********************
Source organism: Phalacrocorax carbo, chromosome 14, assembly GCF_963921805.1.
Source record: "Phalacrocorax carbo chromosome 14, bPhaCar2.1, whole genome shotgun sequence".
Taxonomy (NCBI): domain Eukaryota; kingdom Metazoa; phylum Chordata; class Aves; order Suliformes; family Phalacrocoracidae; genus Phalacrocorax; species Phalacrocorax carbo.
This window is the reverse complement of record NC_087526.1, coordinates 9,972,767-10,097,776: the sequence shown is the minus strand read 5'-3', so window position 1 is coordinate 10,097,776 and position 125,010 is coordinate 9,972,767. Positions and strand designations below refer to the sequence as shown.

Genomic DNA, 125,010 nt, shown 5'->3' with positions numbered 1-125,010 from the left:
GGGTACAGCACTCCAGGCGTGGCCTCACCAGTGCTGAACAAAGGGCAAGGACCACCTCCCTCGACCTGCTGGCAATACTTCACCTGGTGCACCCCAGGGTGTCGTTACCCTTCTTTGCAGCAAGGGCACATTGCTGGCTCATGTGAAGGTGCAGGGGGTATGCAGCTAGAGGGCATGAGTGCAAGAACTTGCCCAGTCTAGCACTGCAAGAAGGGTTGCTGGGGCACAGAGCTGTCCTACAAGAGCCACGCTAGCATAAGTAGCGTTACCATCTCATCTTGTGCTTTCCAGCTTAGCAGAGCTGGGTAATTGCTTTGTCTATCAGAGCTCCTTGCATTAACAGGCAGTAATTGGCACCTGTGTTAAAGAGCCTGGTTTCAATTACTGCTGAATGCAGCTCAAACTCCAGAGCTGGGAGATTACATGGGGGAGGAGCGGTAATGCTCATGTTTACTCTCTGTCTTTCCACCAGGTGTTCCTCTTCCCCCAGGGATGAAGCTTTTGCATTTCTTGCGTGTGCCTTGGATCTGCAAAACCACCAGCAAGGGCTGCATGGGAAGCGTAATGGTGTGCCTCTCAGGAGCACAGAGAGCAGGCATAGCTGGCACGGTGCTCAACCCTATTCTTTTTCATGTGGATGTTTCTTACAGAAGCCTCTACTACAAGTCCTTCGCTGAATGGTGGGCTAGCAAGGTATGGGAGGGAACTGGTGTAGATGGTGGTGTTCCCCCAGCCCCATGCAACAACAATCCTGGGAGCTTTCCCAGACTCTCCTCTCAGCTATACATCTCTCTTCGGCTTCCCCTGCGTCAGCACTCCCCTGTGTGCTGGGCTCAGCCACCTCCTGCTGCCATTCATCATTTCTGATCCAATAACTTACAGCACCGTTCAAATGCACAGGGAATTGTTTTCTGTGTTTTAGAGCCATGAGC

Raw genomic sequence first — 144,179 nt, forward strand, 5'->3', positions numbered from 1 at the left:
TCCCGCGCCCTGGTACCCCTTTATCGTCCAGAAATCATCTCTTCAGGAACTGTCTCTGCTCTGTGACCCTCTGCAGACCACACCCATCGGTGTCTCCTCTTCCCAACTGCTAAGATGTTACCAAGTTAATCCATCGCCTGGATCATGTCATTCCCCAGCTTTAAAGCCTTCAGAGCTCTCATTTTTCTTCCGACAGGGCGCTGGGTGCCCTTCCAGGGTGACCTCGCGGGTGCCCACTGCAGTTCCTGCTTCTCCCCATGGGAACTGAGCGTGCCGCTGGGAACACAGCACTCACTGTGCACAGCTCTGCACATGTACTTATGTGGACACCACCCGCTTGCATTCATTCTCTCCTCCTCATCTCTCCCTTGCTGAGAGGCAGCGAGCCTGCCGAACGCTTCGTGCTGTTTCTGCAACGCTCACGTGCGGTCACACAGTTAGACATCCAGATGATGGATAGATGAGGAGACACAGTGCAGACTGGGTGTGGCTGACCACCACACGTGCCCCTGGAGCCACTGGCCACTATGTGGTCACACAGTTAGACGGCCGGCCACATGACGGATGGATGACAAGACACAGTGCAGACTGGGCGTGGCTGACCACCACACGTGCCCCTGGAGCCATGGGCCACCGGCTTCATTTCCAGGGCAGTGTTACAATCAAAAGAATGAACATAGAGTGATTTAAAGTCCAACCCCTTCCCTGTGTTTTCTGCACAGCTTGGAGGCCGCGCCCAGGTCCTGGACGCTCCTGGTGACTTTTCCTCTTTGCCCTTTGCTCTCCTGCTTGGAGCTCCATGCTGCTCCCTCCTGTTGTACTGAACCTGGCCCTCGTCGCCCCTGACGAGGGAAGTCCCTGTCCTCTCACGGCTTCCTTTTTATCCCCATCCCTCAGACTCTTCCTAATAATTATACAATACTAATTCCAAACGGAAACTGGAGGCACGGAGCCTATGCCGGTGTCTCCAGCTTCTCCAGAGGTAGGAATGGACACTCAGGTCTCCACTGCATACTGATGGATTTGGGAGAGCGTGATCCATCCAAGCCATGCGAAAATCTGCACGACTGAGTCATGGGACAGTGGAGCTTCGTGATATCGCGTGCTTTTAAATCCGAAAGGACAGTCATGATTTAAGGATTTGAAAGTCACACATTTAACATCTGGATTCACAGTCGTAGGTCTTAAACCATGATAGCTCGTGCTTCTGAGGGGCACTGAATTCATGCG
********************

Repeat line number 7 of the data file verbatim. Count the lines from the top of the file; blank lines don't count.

Raw genomic sequence first — 144,179 nt, forward strand, 5'->3', positions numbered from 1 at the left: